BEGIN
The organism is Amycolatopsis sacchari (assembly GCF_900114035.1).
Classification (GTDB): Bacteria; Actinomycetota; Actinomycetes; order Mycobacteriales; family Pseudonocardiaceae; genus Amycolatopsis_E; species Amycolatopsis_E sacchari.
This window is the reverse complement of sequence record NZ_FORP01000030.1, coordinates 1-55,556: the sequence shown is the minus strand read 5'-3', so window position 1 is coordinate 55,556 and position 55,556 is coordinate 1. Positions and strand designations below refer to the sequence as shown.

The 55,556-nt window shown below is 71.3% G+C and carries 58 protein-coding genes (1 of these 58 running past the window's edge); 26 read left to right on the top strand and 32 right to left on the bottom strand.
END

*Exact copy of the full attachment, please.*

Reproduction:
The organism is Amycolatopsis sacchari (assembly GCF_900114035.1).
Classification (GTDB): Bacteria; Actinomycetota; Actinomycetes; order Mycobacteriales; family Pseudonocardiaceae; genus Amycolatopsis_E; species Amycolatopsis_E sacchari.
This window is the reverse complement of sequence record NZ_FORP01000030.1, coordinates 1-55,556: the sequence shown is the minus strand read 5'-3', so window position 1 is coordinate 55,556 and position 55,556 is coordinate 1. Positions and strand designations below refer to the sequence as shown.

The 55,556-nt window shown below is 71.3% G+C and carries 58 protein-coding genes (1 of these 58 running past the window's edge); 26 read left to right on the top strand and 32 right to left on the bottom strand.